As Luca pointed out, this is "controllable" (albeit not as good as we'd like) through the floating point environment  i.e. whether rounding should be up, down or to nearest. From my experience, by default round to nearest is preferred, however this is not set in stone.
PS. The above is for
std::round
, while Qt'sqRound
implementation is rather suspicious. It's not aware of the floating point environment, it basically goes like this:int qRound(double x) { return x + 0.5; // Will round to nearest, but there's no control over the behavior and one works if you want integers, it can't be used to round fp type to some predefined precision. }

@VRonin said in qRound() in Qt:
Unless you go to border cases with stuff like 99.55555555555 they should give you the same answer
While we're being all very precise about this rounding issue ( :) ), I meant to pick you up on this. What is "border case" about this? It's unambiguously 100! Perhaps you had mind "rounding to n  1 decimal places" here?

@JonB said in qRound() in Qt:
It's unambiguously 100!
Yep, sorry I meant 99.49999999999 but even that is unabiguous

@VRonin
Ah, OK, just checking I wasn't aware of something.Actually your
.49999999999
kind of, in principle holds, and is worthy of mention, not as "ambiguous" but as "border case", insofar as it warns of the limits of floating point precision in an fp implementation.It would probably require a few more decimal places in a
double
, but users should be aware that all fp values are indeed approximate, which can show up in such "edge cases". Thus it is not necessarily the case that:99.49999999999999999999999 + 0.5 == 99.99999999999999999999999
In some implementations/hardware environments it might equal that, but in others it might equal, say,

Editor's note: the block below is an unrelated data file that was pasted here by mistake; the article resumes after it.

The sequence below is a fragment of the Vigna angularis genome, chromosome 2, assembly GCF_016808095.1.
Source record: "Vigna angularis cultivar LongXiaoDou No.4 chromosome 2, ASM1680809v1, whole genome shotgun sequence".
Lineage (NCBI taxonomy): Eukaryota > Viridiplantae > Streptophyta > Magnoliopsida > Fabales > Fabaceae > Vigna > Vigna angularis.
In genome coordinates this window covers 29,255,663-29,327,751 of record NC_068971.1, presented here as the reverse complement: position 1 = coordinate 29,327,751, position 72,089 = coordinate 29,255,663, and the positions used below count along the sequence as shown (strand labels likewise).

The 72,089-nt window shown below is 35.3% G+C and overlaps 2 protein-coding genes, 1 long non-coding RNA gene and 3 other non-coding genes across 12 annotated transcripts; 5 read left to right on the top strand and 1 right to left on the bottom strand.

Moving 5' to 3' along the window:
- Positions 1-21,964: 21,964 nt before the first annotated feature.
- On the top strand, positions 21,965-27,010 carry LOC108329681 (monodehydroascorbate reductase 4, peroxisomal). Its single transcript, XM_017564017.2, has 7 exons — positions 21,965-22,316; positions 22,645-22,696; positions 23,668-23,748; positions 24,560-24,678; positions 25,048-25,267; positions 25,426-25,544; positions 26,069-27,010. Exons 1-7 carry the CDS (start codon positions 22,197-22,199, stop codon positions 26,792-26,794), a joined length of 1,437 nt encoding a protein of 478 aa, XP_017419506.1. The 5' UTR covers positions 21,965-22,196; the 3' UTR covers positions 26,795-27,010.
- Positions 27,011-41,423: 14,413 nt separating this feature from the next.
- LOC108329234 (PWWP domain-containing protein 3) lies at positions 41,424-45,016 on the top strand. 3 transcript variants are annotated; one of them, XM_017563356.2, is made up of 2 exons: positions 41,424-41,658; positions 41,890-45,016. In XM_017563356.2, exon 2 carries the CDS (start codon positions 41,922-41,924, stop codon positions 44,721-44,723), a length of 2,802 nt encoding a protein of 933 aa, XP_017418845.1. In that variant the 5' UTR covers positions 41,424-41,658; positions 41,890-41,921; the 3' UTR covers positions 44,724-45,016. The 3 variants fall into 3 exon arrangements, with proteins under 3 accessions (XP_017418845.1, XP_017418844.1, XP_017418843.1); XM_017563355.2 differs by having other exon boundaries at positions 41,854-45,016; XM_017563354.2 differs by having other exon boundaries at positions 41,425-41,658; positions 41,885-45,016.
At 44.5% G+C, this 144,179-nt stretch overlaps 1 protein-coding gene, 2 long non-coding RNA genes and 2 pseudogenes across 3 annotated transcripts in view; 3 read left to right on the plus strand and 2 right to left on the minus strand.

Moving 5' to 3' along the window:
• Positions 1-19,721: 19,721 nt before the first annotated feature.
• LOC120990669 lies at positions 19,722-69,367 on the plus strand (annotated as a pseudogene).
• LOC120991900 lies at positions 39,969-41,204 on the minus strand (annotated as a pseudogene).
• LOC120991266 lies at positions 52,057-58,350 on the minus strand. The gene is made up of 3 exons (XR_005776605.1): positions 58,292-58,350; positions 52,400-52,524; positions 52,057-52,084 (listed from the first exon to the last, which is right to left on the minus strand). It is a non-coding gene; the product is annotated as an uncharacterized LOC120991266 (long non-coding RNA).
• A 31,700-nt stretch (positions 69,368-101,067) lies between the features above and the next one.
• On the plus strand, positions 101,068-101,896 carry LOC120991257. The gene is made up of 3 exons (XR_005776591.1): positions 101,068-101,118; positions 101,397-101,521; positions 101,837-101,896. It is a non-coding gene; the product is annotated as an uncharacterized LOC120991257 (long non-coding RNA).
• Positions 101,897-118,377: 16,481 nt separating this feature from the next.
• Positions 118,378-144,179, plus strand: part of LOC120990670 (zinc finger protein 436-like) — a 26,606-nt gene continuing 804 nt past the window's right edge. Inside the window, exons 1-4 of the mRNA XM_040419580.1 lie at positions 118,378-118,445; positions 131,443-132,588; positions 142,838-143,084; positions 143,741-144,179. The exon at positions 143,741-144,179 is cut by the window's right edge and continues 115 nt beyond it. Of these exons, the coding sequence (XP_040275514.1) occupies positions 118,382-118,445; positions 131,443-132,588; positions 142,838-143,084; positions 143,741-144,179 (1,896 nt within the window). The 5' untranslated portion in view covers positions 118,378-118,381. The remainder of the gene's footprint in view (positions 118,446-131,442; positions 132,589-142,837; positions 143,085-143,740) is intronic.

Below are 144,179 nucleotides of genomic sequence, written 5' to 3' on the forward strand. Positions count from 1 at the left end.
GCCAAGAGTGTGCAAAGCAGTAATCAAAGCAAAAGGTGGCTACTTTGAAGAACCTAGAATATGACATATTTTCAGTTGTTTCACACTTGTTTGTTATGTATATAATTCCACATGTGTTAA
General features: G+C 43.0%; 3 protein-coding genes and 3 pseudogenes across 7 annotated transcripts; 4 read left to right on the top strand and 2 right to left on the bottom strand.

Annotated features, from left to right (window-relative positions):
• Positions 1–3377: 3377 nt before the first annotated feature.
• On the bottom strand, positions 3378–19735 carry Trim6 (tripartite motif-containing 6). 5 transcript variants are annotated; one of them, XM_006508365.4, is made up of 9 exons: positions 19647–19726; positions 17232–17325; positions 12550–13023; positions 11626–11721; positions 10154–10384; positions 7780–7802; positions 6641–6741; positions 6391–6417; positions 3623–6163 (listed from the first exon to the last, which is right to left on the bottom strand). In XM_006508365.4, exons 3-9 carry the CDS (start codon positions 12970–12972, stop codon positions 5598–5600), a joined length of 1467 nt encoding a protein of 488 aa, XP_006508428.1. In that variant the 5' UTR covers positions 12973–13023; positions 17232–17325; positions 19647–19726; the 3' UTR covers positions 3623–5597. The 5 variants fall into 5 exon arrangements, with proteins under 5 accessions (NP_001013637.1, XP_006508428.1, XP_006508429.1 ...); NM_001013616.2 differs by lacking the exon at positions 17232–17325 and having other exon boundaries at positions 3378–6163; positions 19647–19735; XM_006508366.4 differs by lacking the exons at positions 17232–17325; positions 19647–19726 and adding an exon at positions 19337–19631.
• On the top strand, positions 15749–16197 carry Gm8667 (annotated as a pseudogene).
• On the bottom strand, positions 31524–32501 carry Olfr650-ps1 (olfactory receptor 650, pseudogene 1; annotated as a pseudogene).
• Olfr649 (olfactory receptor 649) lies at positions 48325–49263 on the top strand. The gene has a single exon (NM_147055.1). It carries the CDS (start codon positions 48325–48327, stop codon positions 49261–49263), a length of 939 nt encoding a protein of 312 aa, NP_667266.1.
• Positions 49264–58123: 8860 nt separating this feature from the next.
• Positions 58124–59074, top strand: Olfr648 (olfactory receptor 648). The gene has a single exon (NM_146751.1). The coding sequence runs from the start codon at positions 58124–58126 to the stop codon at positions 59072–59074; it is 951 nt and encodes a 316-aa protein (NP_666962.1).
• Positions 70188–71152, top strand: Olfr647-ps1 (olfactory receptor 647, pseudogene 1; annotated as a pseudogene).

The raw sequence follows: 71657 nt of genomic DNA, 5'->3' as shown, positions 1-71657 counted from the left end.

100.0
.And this is significant, because in what we have been discussing even with the same rounding algorithm the result of the integer round might be
99
in one implementation and100
in another as a result of this precision issue. 
@JonB I'm not qualified to give opionons on this, I'll just ask @kshegunov's help.
I thought error of double was always in defect so, since 0.5 is perfectly represented in double, the double representation of99.49999999999999999999999 + 0.5
will always be<= 99.99999999999999999999999

@VRonin said in qRound() in Qt:
I thought error of double was always in defect
No not necessarily. Depends on the number you are trying to represent. Consider
2/3
in decimal floating point (opposed to the binary used in computers, just for simplicity) as an example, that'd give you0.6(6..)7
as the last digit would be rounded up if you use roundtonearest. Same consideration applies for binary digits. The usual floating point's fraction is represented, as is known (ignoring all the normalizations and such), as the sum:Number = Sum(i_k / 2^k)
Where
i_k
is the kth binary digit (either0
or1
) and2^k
is the kth power of 2. Same as with the decimal case, except the base is2
. Then the question becomes whether the afterthelast representable digit is rounded up or down. That's why one says thatsqrt
is accurate to 0.5 epsilons, as the actual calculation is performed in extended precision and then the result is rounded to the representable double type. This means the error from rounding is bound by half an epsilon  i.e. whether it was rounded up or down.